Wines of Greece

Wines of Greece

Posted by EWWines on 7th Jun 2024

Greek wine has a rich and fascinating history that predates prehistoric times! Evidence of wine grape vines in Greece can be traced back to the Ice Age, which makes vine growing and winemaking among the oldest activities of humankind in the region.

Fast forward to modern times (1945–1975), Greece was recovering from World War II and then a bitter civil war. However, the last decades of the 20th century marked the new Greek wine revival, with small-to-medium-sized producers emerging alongside large producers.

Today, wine lovers worldwide can enjoy the excellence of new Greek wines, produced from varieties and vineyards that have yielded renowned wines for millennia. This blog piece will give an overview of the country and common varieties before recommending a few of our favourites from our range of Greek Wines.

Before we proceed, if you would like to know more about Greek wines, then we are excited to announce as part of our celebration we are hosting Effie Kalinikidou (Export Manager) for Lyrarakis Winery of Crete for a wine tasting dinner on 19th July. This will be a wonderful event so get your tickets HERE before they all go!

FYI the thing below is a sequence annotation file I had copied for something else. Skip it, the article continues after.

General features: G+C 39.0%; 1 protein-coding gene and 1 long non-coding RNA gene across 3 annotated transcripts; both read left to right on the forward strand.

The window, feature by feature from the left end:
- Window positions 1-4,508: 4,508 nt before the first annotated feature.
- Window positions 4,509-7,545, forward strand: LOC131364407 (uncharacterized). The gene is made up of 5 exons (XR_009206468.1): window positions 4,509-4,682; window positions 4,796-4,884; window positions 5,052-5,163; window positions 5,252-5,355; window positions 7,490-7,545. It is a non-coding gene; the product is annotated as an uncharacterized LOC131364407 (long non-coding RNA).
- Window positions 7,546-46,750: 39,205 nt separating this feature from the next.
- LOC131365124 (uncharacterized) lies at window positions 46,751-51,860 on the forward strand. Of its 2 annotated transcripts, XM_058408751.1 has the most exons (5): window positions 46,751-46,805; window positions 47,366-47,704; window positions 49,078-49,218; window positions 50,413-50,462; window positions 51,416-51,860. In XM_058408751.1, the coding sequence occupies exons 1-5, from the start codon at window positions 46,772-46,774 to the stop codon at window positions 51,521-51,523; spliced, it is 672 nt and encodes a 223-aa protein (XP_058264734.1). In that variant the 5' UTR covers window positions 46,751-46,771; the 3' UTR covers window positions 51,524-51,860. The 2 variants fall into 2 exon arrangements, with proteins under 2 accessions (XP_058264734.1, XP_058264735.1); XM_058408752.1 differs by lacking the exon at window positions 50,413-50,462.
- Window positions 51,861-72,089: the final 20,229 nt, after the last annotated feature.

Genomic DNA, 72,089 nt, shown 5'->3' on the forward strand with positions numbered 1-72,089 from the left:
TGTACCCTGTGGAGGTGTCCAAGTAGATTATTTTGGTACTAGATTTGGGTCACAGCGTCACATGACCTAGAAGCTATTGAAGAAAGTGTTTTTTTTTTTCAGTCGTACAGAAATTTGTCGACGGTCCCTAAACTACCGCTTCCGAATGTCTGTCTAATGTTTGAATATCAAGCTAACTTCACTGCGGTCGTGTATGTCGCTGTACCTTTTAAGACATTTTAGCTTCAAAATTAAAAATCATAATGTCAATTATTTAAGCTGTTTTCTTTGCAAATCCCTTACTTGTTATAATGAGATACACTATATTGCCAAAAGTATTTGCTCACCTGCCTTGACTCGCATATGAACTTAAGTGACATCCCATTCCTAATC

Also, as part of our campaign we have a selection of Greek wine to taste in our Wine Emotion machines this June so a great excuse to come for a FREE taste of these great wines.

Greek Terroirs

Greece boasts an extraordinary array of unique and distinctive terroirs, thanks to its varied latitude, topography and climate. The interplay between the majestic mountains and the extensive coastline creates a mosaic of altitudes, microclimates, aspects, and soil types, often within a single region.

This diversity is reflected in the character of Greek wines, which have a remarkable ability to convey a sense of place. The Greek terroirs can be broadly categorised into four groups:

Mountainous terroirs: the most common type in Greece. These terroirs are found in the mainland's imposing mountains in Northern Greece and the inland vineyards of the islands. Altitude reduces the temperature and therefore slows ripening of the fruit and allows the preservation of the natural acidity of the fruit.